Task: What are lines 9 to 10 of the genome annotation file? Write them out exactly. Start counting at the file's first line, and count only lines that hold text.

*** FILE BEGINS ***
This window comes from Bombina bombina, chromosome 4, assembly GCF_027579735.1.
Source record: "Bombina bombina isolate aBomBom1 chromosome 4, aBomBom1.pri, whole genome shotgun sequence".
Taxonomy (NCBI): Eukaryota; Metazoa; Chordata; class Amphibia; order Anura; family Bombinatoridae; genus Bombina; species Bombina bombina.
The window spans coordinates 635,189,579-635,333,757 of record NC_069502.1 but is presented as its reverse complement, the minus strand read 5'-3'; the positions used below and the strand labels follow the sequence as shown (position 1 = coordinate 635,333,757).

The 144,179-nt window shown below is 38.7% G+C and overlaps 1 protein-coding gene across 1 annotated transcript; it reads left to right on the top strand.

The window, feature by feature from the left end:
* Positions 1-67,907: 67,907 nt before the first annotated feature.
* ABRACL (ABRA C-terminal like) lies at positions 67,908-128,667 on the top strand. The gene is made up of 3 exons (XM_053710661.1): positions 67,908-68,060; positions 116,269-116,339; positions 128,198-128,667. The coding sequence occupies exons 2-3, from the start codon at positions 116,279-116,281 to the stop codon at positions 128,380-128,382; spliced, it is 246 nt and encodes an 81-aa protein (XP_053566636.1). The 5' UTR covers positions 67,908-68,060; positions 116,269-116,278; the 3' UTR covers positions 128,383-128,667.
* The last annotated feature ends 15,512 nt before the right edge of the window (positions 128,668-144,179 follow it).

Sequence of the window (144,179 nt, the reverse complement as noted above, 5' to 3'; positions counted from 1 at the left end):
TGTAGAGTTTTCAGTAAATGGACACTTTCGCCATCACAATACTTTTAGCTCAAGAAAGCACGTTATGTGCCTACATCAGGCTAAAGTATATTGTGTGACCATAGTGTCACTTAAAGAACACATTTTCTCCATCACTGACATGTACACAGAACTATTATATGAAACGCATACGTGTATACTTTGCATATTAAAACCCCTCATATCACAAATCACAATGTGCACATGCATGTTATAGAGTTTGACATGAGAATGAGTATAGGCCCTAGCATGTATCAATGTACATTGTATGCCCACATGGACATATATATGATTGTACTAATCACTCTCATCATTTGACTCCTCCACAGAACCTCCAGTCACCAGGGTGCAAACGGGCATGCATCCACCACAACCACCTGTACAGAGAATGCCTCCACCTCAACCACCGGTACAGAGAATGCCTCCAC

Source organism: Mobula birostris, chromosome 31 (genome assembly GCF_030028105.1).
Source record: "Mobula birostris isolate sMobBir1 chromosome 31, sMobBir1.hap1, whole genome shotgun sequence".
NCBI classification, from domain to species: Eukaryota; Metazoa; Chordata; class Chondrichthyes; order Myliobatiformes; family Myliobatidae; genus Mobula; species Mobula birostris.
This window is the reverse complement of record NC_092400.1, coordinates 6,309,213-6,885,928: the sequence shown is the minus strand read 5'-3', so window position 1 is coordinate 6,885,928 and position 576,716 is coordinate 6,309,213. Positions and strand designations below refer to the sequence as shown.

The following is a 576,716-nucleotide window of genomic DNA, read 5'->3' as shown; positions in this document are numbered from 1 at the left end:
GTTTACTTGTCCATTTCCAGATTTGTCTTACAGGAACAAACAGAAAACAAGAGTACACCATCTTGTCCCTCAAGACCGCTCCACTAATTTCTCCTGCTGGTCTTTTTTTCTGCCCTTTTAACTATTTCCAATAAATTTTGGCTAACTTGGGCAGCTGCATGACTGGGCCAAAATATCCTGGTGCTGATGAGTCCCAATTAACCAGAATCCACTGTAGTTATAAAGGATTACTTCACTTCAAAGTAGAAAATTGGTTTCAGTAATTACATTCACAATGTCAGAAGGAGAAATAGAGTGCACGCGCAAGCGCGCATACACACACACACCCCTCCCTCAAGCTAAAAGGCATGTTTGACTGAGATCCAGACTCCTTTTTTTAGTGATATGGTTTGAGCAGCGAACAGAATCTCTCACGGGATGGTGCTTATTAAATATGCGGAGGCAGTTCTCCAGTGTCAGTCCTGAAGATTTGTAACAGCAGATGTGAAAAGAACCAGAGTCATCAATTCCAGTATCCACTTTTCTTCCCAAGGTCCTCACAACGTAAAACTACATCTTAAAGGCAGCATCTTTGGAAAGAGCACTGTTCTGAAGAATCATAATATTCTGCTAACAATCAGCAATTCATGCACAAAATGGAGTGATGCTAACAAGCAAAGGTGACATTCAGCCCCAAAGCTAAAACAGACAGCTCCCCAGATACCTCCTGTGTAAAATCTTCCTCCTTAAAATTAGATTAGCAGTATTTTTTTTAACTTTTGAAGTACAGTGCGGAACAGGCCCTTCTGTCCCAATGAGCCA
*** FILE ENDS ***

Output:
* The last annotated feature ends 15,512 nt before the right edge of the window (positions 128,668-144,179 follow it).

Sequence of the window (144,179 nt, the reverse complement as noted above, 5' to 3'; positions counted from 1 at the left end):